So who emphasises time more? Westerners or Japanese? It seems to me that the world is turned inside out.

To Descartes, the founder of Western philosophy, the cogito or self-narrative is the self, whereas "res extensa," the extended or space, the visual world, is out there and dubitable, ephemeral, 'mere image'. Heidegger went so far as to claim that "the meaning of being (as 'discovered' by Western philosophers in the cogito) is time." Derrida argues that the reason for this adulation of time as being, human being, is due to the Western worship of language, in specie, internal self-narrative. Our (Western) words inside our heads, are felt to be ourselves, and occur in time. Time is that which Westerners believe ourselves to be-in*. Space, on the other hand, is 'out there'.

It is perhaps for this reason that Western tourism is largely about going to places where something can be seen. Westerners go to gaze, or gawp, at anything beautiful. Time does not have to be involved. In this sense, Ippei + Janine's photo-travelogue of beaches in Japan, is unusually Western in that it introduces beautiful Japanese places that are largely ignored by many Japanese relic-seeking, time-travelling tourists.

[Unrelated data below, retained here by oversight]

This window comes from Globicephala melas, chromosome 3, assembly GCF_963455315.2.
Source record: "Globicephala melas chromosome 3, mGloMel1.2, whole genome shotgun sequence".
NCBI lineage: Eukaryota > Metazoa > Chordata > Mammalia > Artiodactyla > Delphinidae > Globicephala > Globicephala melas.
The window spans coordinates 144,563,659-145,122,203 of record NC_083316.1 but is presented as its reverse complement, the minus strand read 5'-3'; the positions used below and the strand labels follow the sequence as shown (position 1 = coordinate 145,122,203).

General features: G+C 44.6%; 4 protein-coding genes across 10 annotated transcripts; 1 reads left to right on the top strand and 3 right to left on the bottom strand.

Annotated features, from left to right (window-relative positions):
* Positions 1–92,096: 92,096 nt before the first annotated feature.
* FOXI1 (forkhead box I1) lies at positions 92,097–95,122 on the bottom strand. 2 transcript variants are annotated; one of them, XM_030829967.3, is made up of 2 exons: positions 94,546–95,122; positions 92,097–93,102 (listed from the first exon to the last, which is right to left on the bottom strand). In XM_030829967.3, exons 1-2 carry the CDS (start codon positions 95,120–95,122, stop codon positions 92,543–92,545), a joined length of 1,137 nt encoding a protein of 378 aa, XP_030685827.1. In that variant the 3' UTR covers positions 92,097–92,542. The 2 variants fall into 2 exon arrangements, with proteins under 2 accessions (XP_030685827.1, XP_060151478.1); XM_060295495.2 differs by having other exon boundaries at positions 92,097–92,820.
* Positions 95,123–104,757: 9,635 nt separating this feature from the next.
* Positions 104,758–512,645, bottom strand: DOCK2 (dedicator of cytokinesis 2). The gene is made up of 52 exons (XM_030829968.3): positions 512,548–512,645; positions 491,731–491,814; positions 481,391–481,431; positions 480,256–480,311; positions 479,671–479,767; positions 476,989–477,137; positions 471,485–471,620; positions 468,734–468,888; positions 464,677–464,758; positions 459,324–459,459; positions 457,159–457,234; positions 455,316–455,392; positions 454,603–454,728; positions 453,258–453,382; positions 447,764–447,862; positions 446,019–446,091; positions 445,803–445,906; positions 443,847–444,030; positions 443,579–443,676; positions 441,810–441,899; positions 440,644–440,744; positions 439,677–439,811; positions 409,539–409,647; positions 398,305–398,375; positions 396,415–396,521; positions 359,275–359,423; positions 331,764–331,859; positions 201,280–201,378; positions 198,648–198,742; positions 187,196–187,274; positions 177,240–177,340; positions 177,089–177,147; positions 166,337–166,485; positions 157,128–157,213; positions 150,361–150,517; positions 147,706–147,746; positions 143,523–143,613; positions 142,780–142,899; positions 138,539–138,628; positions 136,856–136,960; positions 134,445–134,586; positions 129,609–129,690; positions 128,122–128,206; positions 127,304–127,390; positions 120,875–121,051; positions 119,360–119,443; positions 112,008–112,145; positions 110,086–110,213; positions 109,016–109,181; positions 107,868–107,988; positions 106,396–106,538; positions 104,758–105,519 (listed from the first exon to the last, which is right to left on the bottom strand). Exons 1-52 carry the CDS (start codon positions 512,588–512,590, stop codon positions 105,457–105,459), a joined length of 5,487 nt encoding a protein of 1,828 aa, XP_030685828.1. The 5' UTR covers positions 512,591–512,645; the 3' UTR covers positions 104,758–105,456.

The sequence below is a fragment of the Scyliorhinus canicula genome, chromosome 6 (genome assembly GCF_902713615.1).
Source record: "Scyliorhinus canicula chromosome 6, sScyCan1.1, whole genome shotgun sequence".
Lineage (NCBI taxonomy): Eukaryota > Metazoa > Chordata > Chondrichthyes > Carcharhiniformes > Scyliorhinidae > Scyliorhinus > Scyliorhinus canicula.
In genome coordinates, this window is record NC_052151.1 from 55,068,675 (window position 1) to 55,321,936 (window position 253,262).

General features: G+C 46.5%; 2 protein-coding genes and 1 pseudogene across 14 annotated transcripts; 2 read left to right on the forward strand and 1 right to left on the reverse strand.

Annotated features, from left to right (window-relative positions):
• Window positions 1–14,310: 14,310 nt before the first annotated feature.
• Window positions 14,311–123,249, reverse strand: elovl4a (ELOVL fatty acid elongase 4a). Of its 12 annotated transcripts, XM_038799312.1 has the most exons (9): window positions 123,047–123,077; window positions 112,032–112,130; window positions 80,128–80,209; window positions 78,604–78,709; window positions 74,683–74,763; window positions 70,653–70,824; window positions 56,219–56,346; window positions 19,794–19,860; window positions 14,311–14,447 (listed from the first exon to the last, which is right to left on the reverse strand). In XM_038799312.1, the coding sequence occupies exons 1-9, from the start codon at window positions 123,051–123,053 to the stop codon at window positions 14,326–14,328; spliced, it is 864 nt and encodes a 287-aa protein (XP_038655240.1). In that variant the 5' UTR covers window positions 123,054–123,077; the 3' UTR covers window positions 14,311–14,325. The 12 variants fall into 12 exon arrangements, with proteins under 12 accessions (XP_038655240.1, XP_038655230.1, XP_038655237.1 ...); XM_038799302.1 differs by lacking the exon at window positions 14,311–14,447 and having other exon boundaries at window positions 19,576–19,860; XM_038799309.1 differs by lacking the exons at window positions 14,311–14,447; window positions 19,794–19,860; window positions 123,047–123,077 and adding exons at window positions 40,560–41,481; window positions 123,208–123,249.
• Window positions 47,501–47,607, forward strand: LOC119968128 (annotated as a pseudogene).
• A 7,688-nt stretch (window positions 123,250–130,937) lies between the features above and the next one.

To most Japanese conversely, the self exists in and as the mirror of the mind, while time is out there. I venture to suggest that Janine looks at and loves the image of their travels as Ippei lives or is them.

How can I bring this back to self-rearing-parenthood? I know there is a way :-)

*"be-in." Ha! A philosophical joke.

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This blog represents the opinions of the author, Timothy Takemoto, and not the opinions of his employer.